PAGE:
I’m excited, thrilled even, by the switch to Prosper Ratings. Although the Prosper Ratings are still letter grades ranging from AA – HR they are radically different from the credit grades we used in prior years.
Before Prosper Ratings, there were Credit Grades, which were based solely on the Experian credit score.
Two listings with the same Credit Grade could have very different loss rates. As you’ve probably read on the site, new Prosper Ratings are based on an estimated loss rate, which in turn is based on a combination of Prosper Score and Experian credit score referenced against historical data. I guess when I put it that way, it doesn’t seem that exciting… so let me boil it down to the truly exciting part: Prosper Ratings aren’t just about a borrower’s Experian credit score.
Don’t get me wrong—Experian’s credit scores are very important when assessing a listing. They remain an easy one-glance way to start getting an idea of a borrower’s past performance when repaying their obligations. I’ve seen lenders run into problems when they tried to put too much faith in a Credit Grade, though. First, we don’t know exactly how Experian calculates that credit score. Do they put the same weight on the credit history details we’ve found have a big influence on loan performance amongst actual Prosper borrowers? Probably not.
Furthermore, there’s more to a loan request than just the borrower’s credit history. A 760 credit score borrower sounds great, after all, until you go on to see they make $1-$24,999 per year and are asking for a $25,000 loan. A Prosper Rating that considers the historical performance of actual Prosper borrowers is a huge step forward in accounting for these listing-specific details.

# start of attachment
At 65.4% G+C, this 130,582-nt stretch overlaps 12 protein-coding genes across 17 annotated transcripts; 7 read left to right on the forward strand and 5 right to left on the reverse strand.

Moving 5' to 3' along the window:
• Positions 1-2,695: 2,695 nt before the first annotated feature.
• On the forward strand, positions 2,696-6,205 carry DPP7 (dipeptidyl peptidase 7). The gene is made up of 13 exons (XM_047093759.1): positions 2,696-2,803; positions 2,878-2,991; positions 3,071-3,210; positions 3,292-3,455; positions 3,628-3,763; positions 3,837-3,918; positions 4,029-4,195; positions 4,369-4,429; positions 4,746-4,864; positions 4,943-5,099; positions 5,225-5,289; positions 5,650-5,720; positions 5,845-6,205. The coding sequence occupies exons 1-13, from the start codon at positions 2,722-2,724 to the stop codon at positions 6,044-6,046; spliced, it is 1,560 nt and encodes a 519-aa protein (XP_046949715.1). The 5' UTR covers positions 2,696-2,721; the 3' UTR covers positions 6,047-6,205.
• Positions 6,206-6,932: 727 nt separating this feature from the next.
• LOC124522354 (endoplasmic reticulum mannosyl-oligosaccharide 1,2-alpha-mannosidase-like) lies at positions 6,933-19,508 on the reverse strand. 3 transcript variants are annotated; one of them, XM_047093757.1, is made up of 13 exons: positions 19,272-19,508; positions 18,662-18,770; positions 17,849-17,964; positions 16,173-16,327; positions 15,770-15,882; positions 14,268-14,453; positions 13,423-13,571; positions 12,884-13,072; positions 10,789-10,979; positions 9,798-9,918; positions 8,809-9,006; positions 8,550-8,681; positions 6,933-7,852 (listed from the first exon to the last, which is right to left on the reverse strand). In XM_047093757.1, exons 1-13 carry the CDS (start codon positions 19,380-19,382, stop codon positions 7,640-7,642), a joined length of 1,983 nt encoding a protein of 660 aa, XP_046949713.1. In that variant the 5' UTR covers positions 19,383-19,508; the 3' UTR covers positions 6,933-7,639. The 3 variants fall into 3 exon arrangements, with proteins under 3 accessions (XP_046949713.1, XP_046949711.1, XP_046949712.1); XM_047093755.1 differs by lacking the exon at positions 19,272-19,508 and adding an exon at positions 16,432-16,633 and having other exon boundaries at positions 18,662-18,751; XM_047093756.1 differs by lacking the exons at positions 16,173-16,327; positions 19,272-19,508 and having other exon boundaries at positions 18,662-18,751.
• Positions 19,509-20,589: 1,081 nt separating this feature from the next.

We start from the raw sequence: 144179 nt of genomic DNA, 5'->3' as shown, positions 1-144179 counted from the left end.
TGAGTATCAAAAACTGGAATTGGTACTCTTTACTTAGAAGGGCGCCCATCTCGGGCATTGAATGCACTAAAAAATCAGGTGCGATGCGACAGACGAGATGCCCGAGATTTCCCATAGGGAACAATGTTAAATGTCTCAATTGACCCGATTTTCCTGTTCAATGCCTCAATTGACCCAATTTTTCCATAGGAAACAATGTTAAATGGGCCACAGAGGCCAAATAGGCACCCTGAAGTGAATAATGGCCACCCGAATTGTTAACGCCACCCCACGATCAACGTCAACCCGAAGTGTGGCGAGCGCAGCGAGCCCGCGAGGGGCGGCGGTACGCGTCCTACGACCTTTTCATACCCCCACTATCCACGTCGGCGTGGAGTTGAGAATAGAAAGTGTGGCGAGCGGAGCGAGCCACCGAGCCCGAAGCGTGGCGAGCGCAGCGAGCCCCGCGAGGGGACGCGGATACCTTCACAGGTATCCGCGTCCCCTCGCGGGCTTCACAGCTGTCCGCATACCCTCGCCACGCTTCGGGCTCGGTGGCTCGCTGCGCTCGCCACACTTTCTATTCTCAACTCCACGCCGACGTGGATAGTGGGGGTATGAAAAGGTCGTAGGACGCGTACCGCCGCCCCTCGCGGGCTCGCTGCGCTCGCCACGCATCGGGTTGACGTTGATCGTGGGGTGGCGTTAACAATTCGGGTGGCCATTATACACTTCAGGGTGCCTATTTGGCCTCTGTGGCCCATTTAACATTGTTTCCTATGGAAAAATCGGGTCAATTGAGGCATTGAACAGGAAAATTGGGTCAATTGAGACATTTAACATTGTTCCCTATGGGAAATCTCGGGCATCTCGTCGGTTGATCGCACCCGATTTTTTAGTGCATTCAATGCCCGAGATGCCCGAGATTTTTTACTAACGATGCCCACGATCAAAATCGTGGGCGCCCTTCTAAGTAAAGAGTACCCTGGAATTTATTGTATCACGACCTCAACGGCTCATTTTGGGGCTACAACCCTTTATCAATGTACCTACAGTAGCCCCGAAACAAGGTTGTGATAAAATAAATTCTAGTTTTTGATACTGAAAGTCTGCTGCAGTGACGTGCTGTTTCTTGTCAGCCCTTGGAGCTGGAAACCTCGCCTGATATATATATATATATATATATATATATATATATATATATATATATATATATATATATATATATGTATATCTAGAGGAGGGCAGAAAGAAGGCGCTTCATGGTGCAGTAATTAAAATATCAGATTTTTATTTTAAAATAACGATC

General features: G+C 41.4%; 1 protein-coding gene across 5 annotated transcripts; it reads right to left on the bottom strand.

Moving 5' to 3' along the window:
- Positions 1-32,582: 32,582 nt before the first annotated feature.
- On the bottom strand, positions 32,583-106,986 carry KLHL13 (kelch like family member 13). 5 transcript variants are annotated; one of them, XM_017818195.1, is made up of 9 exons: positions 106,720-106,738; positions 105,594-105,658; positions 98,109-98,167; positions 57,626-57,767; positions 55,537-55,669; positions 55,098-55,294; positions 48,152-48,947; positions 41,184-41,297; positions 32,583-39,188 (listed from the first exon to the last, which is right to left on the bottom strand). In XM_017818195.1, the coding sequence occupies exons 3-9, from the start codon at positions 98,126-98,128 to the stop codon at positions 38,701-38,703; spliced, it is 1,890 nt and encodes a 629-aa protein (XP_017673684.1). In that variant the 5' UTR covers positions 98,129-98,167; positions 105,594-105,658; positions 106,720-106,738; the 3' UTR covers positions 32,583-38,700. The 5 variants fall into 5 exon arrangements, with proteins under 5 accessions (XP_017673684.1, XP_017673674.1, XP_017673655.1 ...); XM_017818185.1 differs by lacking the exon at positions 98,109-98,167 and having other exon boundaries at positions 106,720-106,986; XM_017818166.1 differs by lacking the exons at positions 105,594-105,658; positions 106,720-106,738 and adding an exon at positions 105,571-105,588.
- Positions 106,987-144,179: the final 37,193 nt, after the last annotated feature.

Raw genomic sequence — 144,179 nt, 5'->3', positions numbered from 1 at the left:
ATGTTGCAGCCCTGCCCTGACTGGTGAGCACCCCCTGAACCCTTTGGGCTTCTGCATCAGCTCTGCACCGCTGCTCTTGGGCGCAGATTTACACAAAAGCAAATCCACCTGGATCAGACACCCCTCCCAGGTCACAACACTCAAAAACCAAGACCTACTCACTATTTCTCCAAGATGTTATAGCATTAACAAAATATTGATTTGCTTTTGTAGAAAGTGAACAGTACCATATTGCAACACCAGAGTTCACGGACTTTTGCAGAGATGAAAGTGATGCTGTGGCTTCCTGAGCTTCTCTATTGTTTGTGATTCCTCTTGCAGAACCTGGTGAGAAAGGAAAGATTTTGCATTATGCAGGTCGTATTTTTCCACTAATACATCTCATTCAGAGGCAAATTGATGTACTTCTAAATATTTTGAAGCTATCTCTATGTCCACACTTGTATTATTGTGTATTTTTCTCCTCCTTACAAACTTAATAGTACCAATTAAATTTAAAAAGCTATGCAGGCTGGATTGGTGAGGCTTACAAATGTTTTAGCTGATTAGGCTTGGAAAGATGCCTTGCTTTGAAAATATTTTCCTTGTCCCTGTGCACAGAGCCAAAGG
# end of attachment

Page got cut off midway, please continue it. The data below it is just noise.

Some highlights of what affects a Prosper Rating:
1. Experian Credit Score
The credit score is still very important, and a major factor affecting a listing’s Prosper Rating.
2. Inquiries and delinquent accounts
Many inquiries are an indication that the borrower is seeking credit from multiple sources, while delinquent accounts indicates the borrower is already having trouble meeting existing financial obligations.
3. Loan Amount
The monthly payment amount for a loan has an effect on its loss rate, and that makes sense. The level of financial distress necessary to force you to default on a loan with a $35/month payment is a lot higher than on a loan with a $900/month payment.
4. Available credit on bankcards
Someone with a 99% bankcard utilization might have fewer options in a temporary financial emergency, driving them to default on a loan that another borrower might not have to.
Do you see why I’m excited yet? By basing the Prosper Rating off estimated loss rate, it should give lenders a better idea of how risky a listing is at first glance than Credit Grade alone ever could. Also, because Prosper Rating is affected by so many factors, it has simplified the criteria in my saved searches, portfolio plans and bidding decisions by quite a bit.
I’m happy to sing praise for anything in my life that improves both simplicity and accuracy at the same time.